Virginia to become first state to allow online-only local news sites to publish legal notices

Newspaper boxes at the Rosslyn Metro station in 2010 (Flickr pool photo by Team Rank)

Virginia has become the first state in the nation to approve the publication of legal notices in online-only local news sites.

Twin bills passed in February with overwhelming bipartisan majorities in the Virginia General Assembly, HB 264 and SB 157, were signed by Gov. Glenn Youngkin on Tuesday, April 2. The legislation will become law on July 1, 2024.

The bills came about via a collaborative effort between the Virginia Press Association and an ad-hoc group of online-only Virginia local news publishers, including ARLnow’s publisher.

Following unsuccessful efforts to pass similar legislation in Virginia, dating back to 2018, VPA and small Virginia-based online local news publishers last year developed a framework that allows courts to declare local news sites eligible to publish legal notices based on a readership audit, locally based staffing and other factors.

Legal notices are paid advertising placements required by law for certain actions, from restaurants applying for a liquor license to local governments holding hearings on proposed ordinances. In Arlington, legal notices for county government meetings and actions are placed in the Washington Times at a cost of around $35,000 per year, per a 2020 FOIA request shared with ARLnow.

The enactment of HB 264 and SB 157 marks a major milestone in the continued digital transition of the news industry — a painful, decades long process that has resulted in mass layoffs of local journalists and the closure of five local newspapers every two weeks, on average.

Previously, in Virginia and all other states, legal notice requirements could only be fulfilled through publication by print newspapers. (An Oregon law passed last year allows publication in certain digital newspaper replicas with paid subscribers and a just-passed Indiana bill allows print newspapers to publish notices primarily in digital form.)

Print newspaper circulation has been declining since the 1980s and last year fell by 14% last year among the largest U.S. papers. Weekday circulation of local daily papers in 2020 was about 5 million, according to the Pew Research Center.

So far, online-only local outlets are only partially making up for the loss of print papers, with some 550 sites currently in operation across the county. But in places where such sites do operate with robust local readership, the new Virginia legislation will allow residents, businesses and government entities to choose to place notices in any qualifying local publication, regardless of whether people read it on paper or on a screen.

“The Virginia Press Association believes that independent, third-party local news sites (print or online) are the best place to publish government public notices,” said Betsy Edwards, VPA Executive Director. “We supported this legislation because it utilizes local newspapers and news websites to provide the public with maximum transparency.”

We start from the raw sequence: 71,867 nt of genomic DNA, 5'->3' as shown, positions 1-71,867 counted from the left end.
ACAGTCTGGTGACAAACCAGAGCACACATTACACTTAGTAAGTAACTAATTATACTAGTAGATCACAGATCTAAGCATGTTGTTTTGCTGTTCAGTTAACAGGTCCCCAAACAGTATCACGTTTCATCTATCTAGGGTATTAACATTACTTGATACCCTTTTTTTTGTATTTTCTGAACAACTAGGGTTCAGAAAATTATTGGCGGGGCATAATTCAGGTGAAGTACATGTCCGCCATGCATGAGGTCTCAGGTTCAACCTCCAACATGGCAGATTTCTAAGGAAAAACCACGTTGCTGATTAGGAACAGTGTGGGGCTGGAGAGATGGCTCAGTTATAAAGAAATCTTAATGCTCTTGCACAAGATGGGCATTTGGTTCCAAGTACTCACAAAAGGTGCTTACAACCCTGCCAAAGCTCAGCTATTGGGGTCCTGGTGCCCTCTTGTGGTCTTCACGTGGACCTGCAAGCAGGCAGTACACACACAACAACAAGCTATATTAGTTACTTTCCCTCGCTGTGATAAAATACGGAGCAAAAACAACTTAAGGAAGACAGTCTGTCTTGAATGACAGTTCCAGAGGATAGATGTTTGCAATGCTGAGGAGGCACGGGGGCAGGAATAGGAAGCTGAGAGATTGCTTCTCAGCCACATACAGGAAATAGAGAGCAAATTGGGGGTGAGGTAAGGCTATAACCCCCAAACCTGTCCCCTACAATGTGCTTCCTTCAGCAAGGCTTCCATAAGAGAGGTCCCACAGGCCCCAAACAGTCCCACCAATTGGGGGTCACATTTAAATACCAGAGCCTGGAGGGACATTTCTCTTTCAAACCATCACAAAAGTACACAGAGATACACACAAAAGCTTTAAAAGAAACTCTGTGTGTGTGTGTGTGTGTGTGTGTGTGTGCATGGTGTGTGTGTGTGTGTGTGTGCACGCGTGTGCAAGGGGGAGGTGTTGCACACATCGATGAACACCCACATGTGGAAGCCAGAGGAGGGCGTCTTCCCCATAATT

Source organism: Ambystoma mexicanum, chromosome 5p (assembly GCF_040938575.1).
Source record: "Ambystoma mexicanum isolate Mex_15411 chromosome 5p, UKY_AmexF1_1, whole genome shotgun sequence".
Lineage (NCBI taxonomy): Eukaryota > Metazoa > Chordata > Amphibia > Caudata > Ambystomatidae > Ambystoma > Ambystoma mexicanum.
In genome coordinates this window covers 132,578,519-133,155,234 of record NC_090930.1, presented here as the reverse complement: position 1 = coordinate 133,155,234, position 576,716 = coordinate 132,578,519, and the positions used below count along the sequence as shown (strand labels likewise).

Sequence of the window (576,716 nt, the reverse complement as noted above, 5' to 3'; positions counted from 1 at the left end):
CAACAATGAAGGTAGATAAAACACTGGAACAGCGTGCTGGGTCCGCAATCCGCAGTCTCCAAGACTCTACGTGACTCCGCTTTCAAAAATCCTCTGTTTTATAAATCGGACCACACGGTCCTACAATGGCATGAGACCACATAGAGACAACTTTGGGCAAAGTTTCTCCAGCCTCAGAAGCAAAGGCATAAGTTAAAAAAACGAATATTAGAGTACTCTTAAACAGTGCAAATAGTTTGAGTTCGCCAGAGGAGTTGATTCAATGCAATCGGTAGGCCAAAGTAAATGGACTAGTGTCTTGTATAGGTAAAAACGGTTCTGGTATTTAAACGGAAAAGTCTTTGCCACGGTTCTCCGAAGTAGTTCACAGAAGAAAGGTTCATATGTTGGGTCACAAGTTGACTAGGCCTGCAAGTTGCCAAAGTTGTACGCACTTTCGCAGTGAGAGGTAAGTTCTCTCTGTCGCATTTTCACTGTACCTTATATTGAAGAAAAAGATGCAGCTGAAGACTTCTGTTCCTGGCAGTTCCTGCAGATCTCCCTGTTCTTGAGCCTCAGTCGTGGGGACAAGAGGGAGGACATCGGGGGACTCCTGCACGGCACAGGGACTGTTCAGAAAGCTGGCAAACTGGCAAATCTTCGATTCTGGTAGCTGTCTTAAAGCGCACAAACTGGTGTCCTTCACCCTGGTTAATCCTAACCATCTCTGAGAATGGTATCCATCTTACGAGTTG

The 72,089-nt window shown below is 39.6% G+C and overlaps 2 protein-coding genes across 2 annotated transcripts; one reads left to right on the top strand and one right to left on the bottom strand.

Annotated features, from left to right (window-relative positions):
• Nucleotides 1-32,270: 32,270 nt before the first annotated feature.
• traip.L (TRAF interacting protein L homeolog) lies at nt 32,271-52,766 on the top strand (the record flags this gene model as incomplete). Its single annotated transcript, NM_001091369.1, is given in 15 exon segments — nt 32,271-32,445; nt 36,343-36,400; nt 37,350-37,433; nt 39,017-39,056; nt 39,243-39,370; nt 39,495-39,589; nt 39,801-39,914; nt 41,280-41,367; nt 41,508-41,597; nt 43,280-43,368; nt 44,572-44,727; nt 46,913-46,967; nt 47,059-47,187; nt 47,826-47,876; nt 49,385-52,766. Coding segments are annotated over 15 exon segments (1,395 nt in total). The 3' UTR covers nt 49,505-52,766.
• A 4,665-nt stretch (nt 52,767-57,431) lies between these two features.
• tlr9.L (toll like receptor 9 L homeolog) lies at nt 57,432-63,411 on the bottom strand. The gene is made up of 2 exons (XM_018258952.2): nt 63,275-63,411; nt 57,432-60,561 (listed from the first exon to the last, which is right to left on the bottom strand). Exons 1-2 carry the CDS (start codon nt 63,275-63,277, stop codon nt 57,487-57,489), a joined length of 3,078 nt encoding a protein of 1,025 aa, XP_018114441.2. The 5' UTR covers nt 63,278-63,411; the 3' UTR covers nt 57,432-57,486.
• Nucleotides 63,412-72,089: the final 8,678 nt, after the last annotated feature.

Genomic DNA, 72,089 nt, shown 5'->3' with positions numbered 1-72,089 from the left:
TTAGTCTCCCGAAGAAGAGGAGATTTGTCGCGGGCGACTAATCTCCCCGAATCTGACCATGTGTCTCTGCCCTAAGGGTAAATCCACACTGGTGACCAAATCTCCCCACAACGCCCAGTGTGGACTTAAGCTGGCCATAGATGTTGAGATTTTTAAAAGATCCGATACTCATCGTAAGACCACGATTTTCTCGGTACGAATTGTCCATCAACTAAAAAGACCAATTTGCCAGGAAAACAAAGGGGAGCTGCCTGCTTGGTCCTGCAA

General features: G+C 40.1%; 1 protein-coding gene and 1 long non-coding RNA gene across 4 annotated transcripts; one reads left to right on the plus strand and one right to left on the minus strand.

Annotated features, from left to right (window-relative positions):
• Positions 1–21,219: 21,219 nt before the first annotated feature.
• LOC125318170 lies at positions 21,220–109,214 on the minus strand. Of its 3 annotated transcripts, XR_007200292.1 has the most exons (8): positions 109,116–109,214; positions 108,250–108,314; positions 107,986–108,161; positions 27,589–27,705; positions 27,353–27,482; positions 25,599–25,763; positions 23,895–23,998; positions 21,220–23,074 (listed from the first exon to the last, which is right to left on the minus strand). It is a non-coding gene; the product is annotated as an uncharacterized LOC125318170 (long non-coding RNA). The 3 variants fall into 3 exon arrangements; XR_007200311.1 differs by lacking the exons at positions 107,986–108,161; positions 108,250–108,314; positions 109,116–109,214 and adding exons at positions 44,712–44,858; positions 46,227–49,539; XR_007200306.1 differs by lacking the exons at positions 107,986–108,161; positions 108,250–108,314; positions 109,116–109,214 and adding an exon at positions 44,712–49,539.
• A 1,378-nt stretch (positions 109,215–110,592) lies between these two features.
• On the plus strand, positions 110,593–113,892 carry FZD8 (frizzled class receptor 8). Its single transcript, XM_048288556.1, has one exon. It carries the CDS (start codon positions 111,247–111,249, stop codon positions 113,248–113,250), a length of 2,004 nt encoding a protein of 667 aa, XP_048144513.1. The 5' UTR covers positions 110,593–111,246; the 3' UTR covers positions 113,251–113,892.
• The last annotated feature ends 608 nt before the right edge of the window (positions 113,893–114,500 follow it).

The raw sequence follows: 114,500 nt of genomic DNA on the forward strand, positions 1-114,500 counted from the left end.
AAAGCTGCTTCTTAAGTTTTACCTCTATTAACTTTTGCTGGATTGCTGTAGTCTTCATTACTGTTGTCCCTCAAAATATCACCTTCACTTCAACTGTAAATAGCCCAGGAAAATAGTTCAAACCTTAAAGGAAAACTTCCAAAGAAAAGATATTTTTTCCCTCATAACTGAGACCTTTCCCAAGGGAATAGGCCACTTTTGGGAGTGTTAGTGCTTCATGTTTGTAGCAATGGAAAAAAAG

Beyond allowing the centuries-long American principle of independent and accessible publication of legal notices to survive in an increasingly digital age, the legislation may also help existing print newspapers eventually make the business model transition to online.

“The average reader won’t recognize it, but this is a tipping point in community journalism that will help sustain small, independent publishers across the state,” said Randy Arrington, publisher of Page Valley News in the Shenandoah Valley. The new law, he said, “truly provides another financial lifeline to small town publishers fighting off news deserts in rural areas.”

Arrington and ARLnow’s owner together led the ad-hoc group of online publishers spearheading support for the bills alongside VPA. Both Page Valley News and ARLnow expect to qualify for legal notice publishing later this year.

“There is much doom and gloom in the local news business these days, and deservedly so, but the digital transition need not be a death sentence,” said Scott Brodbeck, owner and publisher of ARLnow, ALXnow and FFXnow. “Allowing legal notices in qualified online-only local publications, and in newspapers dropping print, is a small but important piece of the puzzle for local news surviving and thriving online — in addition to being good public policy.”

HB 264 was introduced by Del. Patrick Hope (D-Arlington). SB 157 was introduced by Sen. Jennifer Boysko (D-Fairfax) with Sen. Mark Obenshain (R-Harrisonburg) as co-patron.

“Updating our laws to reflect the continued growth of online news publications makes sense,” Sen. Boysko said in a statment. “To ensure that the online only news publications represent the community accurately, SB 157 sets forth specific standards for online-only news publications. I was happy to carry this legislation which reflects the work done by the Virginia Press Association and the online-only news publications to reach an agreement on what will qualify as a newspaper of record.”

“This law begins to recognize the shift in reader preferences in where Virginians obtain their news,” said Del. Hope. “With the sharp growth in local online news publications, print newspapers are no longer the only source readers turn to obtain information. Legal notices belong in a place that will be seen and, in many communities, that is an online publication.”

Flickr pool photo by Team Rank